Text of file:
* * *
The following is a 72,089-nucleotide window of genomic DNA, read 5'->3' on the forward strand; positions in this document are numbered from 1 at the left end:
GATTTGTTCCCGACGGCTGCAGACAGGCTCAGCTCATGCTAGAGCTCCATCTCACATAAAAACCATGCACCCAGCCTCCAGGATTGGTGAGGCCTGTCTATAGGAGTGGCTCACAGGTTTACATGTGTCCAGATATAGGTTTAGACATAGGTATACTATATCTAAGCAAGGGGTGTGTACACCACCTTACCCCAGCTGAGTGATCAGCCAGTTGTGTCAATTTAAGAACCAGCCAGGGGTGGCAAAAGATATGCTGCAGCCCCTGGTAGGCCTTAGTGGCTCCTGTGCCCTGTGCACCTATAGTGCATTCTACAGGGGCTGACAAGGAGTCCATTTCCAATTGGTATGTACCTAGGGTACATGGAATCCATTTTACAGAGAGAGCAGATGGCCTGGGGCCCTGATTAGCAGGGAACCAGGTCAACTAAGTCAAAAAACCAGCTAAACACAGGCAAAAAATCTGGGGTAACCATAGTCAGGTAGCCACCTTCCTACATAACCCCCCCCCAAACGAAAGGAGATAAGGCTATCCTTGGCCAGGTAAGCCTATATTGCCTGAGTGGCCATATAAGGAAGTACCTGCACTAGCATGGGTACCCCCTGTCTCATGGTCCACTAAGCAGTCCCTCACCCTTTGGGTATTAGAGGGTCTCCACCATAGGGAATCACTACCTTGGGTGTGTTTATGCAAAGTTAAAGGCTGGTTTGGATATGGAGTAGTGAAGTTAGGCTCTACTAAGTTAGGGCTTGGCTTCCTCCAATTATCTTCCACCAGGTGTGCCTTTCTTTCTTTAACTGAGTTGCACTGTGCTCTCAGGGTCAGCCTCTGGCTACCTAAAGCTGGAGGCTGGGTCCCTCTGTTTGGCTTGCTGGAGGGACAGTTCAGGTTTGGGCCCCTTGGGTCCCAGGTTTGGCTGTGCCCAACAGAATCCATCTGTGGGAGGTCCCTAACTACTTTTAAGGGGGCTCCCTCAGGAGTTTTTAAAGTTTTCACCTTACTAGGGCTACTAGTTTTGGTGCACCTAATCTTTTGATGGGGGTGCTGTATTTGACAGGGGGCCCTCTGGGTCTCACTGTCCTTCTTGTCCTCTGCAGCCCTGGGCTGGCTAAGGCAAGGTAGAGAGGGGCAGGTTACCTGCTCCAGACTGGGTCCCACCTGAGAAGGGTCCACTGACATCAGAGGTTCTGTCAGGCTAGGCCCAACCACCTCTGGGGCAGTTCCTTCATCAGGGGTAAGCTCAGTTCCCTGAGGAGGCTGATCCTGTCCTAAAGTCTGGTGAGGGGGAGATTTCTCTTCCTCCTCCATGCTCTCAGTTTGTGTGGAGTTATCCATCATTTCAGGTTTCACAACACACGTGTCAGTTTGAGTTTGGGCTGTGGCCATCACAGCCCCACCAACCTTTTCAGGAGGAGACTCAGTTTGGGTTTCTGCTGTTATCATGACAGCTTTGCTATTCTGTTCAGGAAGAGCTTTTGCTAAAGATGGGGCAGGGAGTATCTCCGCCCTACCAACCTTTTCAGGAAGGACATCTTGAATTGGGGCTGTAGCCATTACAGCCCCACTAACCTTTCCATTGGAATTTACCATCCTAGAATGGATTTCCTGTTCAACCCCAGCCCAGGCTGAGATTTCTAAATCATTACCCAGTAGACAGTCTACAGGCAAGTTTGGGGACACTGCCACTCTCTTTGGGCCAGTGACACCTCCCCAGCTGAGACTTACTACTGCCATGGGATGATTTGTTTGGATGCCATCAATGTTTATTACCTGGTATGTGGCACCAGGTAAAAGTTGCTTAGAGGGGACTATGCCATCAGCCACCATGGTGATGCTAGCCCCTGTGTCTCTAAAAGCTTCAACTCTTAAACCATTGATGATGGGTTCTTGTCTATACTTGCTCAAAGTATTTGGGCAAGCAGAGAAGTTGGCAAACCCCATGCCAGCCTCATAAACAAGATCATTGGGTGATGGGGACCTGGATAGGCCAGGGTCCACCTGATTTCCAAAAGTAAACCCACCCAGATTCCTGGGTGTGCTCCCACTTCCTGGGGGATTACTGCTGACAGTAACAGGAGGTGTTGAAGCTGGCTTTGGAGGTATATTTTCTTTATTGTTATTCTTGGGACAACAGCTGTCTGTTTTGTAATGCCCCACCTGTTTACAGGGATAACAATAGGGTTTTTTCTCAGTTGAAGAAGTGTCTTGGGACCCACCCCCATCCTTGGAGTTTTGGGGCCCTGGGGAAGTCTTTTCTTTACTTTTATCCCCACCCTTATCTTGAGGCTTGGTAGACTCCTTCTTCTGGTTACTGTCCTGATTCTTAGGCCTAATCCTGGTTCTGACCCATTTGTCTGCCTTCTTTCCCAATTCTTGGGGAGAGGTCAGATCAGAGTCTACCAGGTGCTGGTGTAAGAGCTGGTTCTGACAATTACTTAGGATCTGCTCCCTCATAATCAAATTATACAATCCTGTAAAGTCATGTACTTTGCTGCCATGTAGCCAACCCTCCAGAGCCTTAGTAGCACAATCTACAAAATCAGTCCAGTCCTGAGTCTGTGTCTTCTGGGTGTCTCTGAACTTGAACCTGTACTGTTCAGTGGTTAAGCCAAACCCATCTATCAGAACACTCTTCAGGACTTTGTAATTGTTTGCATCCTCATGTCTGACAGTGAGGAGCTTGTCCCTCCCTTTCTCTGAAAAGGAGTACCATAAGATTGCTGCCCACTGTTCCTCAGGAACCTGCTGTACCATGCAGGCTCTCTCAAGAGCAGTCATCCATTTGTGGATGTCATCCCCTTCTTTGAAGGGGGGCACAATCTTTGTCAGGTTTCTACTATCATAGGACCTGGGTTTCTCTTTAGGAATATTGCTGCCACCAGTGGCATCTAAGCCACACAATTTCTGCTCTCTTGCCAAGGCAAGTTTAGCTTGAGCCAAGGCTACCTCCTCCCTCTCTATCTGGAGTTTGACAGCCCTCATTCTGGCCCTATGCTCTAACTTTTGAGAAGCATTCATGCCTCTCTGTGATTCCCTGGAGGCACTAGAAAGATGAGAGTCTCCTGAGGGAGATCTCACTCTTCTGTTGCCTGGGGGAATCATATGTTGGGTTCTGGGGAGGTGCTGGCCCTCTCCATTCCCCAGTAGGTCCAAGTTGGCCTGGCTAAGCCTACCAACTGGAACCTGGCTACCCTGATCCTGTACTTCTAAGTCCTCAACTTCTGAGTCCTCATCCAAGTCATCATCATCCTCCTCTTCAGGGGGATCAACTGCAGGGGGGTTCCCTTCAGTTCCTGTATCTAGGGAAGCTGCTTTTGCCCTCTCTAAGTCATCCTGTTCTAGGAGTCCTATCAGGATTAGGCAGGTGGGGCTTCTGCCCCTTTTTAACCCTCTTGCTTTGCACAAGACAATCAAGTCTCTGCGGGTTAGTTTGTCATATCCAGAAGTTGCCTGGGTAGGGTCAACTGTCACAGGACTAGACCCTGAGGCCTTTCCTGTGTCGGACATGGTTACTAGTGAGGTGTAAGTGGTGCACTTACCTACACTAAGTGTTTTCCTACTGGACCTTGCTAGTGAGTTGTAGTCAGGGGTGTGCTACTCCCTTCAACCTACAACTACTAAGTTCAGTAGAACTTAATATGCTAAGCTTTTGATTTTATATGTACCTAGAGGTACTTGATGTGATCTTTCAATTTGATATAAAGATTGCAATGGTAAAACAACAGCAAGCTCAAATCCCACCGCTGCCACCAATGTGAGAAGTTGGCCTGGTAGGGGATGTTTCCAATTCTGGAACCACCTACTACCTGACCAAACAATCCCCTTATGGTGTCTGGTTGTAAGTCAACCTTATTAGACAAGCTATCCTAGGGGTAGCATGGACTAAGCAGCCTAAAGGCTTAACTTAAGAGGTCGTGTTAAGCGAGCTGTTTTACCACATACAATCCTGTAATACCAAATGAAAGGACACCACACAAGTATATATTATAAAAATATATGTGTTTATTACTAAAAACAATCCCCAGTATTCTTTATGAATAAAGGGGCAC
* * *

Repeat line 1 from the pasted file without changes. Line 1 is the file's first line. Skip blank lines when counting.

The following is a 72,089-nucleotide window of genomic DNA, read 5'->3' on the forward strand; positions in this document are numbered from 1 at the left end: